The traditional town of Inveraray, situated on the shore of Loch Fyne, was founded by the Duke of Argyll in 1745. This planned town is very picturesque with fine examples of Georgian architecture. The black and white frontages of the buildings are iconic and add to its character.
Inveraray Self Catering Cottages
The Gateway to Argyll and the Islands
Inveraray has several visitor attractions including 18th century Inveraray Castle, the family home of the Duke of Argyll and Chief of the Campbell clan. The castle is open to the public and has an extensive display of weapons used against the Jacobites. You can explore the castle itself or have a stroll through its 16 acres of beautiful gardens.
Nearby Inveraray Jail has a living museum where you can view a court hearing and have costumed characters give you an insight into how life would have been in the jail in the 19th century - you can even try out some of the punishments the prisoners had to endure!
Just outside Inveraray is Argyll Adventures where you can go paintballing and rock climbing or have a go on a bungee trampoline – a perfect day out for the children.
Other attractions in the area include the Inveraray Maritime Heritage Museum that is situated in one of the last iron sailing ships and the Auchindrain Township Open Air Museum. The museum is the last remaining example of a township, which would once have been typical in Scotland, now carefully preserved to show us what life would once have been like for the people who lived and worked there before the Highland Clearances.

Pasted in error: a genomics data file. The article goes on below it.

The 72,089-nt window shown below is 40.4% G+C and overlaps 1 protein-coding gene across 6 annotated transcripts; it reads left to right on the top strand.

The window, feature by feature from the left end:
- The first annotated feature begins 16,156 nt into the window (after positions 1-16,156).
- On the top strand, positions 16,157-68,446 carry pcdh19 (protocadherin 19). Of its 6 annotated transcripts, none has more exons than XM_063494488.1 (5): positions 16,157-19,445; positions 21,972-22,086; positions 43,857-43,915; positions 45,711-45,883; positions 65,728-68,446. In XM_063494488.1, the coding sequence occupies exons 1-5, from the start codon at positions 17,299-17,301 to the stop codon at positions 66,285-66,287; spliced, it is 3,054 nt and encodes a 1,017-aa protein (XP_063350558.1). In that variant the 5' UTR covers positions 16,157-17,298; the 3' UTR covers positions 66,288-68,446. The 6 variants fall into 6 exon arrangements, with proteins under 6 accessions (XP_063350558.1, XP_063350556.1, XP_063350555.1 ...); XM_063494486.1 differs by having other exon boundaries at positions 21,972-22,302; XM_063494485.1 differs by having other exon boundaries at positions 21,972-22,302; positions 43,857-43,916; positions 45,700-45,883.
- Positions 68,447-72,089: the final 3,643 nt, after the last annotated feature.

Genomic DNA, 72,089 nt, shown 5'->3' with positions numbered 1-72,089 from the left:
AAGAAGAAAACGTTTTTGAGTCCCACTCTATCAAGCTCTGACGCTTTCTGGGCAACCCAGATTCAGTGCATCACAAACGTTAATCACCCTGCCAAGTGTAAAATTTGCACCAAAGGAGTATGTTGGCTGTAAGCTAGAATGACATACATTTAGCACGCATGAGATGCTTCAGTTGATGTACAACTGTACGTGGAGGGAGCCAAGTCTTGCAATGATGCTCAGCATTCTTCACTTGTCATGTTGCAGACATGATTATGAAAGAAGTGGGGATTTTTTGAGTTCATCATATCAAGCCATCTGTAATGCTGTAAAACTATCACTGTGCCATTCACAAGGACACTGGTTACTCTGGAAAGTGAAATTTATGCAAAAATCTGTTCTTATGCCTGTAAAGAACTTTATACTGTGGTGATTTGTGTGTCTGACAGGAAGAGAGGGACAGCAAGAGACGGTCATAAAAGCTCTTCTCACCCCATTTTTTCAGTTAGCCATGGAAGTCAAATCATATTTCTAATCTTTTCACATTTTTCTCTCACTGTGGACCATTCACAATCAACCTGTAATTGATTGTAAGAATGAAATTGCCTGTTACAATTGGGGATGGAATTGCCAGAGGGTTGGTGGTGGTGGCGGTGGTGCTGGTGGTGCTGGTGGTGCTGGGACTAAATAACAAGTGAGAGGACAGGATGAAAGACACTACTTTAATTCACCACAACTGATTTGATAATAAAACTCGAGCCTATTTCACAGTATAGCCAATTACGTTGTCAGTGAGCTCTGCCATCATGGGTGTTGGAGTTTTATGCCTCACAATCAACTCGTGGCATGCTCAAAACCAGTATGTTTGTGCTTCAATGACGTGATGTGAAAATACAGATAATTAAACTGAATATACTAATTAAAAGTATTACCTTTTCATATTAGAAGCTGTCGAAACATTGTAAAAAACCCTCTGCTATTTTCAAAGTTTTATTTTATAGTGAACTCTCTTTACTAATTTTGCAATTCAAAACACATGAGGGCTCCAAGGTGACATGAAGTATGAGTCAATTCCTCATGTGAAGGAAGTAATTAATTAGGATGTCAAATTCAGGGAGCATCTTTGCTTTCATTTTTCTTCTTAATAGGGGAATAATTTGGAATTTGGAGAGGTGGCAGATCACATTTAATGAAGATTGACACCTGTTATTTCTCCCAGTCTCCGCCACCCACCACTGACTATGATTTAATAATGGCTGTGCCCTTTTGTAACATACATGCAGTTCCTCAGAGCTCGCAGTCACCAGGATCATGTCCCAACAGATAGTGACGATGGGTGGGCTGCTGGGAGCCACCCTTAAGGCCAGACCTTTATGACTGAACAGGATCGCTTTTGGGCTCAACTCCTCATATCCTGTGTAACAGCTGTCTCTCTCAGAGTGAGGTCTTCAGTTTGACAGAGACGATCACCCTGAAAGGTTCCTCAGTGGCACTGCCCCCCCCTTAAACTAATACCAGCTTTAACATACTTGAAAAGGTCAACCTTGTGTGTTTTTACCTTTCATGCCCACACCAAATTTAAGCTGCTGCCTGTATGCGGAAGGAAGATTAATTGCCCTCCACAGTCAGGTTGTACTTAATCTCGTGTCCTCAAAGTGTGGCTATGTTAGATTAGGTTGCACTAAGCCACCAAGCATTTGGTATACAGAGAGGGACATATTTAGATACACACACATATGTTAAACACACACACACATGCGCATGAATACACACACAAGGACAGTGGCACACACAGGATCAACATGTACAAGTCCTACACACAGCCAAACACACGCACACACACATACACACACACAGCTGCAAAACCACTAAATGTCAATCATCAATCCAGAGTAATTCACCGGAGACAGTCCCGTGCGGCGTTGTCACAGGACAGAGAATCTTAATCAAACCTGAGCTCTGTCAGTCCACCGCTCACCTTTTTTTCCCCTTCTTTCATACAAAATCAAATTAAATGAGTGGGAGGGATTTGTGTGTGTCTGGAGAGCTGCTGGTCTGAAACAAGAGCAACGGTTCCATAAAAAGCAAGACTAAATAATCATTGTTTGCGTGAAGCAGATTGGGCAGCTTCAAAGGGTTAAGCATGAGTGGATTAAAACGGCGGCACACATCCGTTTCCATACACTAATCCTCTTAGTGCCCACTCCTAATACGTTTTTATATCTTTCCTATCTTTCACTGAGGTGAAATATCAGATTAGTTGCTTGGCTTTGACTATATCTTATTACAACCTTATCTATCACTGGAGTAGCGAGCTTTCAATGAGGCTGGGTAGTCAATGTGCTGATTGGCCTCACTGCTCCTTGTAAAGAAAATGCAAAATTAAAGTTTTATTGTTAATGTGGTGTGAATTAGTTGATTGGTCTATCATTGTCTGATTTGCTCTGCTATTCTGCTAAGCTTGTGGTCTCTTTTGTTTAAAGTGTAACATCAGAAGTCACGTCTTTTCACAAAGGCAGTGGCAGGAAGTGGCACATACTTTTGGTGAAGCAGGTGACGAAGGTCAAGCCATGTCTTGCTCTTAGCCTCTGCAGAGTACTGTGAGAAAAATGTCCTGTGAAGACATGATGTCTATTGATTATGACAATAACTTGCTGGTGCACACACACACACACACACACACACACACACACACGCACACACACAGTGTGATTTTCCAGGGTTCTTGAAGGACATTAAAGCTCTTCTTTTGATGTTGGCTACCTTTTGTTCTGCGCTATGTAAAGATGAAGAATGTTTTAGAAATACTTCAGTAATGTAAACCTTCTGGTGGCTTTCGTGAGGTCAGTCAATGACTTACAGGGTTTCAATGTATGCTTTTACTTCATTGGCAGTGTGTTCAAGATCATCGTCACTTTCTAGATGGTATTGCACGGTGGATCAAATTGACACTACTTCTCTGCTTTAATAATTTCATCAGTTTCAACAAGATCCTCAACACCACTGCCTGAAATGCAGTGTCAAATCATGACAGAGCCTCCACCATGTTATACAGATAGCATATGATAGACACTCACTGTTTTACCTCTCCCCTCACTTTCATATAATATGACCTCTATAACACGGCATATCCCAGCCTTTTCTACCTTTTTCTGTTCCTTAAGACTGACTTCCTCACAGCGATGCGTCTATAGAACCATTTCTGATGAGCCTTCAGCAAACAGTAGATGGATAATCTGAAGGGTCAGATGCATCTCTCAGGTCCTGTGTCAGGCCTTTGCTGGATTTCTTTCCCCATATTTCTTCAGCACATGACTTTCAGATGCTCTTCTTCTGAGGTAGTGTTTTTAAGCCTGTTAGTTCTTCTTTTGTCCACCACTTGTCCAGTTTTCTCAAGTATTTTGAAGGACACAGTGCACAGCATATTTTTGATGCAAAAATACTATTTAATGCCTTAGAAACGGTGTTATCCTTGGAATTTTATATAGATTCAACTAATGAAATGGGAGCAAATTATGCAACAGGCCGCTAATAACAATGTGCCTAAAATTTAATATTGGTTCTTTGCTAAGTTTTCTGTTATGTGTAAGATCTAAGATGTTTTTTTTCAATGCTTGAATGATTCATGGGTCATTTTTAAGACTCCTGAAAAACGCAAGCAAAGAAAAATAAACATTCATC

To the North
The A819 north of Inveraray leads to the long and narrow inland Loch Awe where the photogenic ruins of Kilchurn Castle sit on a small island at the head of the loch. Travelling west on the A85, you reach the village of Loch Awe and the hydroelectric Cruachan Power Station, built in 1965 within the mountain - a popular tourist attraction.
Taynuilt, six miles further west, is an industrial heritage site featuring Bonawe Iron Furnace built in 1753 on the shores of Loch Etive with the Inverawe Fisheries and Smokery a few miles east.
South of Inveraray
The A83 runs south down the western shores of Loch Fyne to Lochgilphead, the administrative and retail centre of the area with few attractions. However, the Crinan Canal, accessed a couple of miles north on the A816, used by many yachtsmen to avoid the long sail around Kintyre to the Firth of Clyde, is fascinating and the views from the fishing village of Crinan are stunning, overlooking the sea towards Jura and many tiny islands.
It is worth travelling the single-track road to the picturesque village of Tayvallich, a popular mooring for yachtsmen, set in a secluded bay off Loch Sween and surrounded by extensive forests. The minor road on the eastern shore of Loch Sween lead to the ruins of the 11th century Castle Sween and 13th century Kilmory Knap Chapel.